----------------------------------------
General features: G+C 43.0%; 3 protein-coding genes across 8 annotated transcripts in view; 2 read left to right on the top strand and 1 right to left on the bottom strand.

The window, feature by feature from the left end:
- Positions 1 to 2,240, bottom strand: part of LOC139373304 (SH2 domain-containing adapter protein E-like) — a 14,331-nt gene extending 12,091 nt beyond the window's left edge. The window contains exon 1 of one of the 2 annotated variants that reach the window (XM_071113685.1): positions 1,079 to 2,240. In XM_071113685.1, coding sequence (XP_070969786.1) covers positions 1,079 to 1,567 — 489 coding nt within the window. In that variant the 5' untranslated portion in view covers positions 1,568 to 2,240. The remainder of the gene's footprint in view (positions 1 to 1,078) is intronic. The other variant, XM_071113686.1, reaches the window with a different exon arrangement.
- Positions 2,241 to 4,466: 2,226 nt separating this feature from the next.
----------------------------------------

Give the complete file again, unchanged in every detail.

General features: G+C 43.0%; 3 protein-coding genes across 8 annotated transcripts in view; 2 read left to right on the top strand and 1 right to left on the bottom strand.

The window, feature by feature from the left end:
- Positions 1 to 2,240, bottom strand: part of LOC139373304 (SH2 domain-containing adapter protein E-like) — a 14,331-nt gene extending 12,091 nt beyond the window's left edge. The window contains exon 1 of one of the 2 annotated variants that reach the window (XM_071113685.1): positions 1,079 to 2,240. In XM_071113685.1, coding sequence (XP_070969786.1) covers positions 1,079 to 1,567 — 489 coding nt within the window. In that variant the 5' untranslated portion in view covers positions 1,568 to 2,240. The remainder of the gene's footprint in view (positions 1 to 1,078) is intronic. The other variant, XM_071113686.1, reaches the window with a different exon arrangement.
- Positions 2,241 to 4,466: 2,226 nt separating this feature from the next.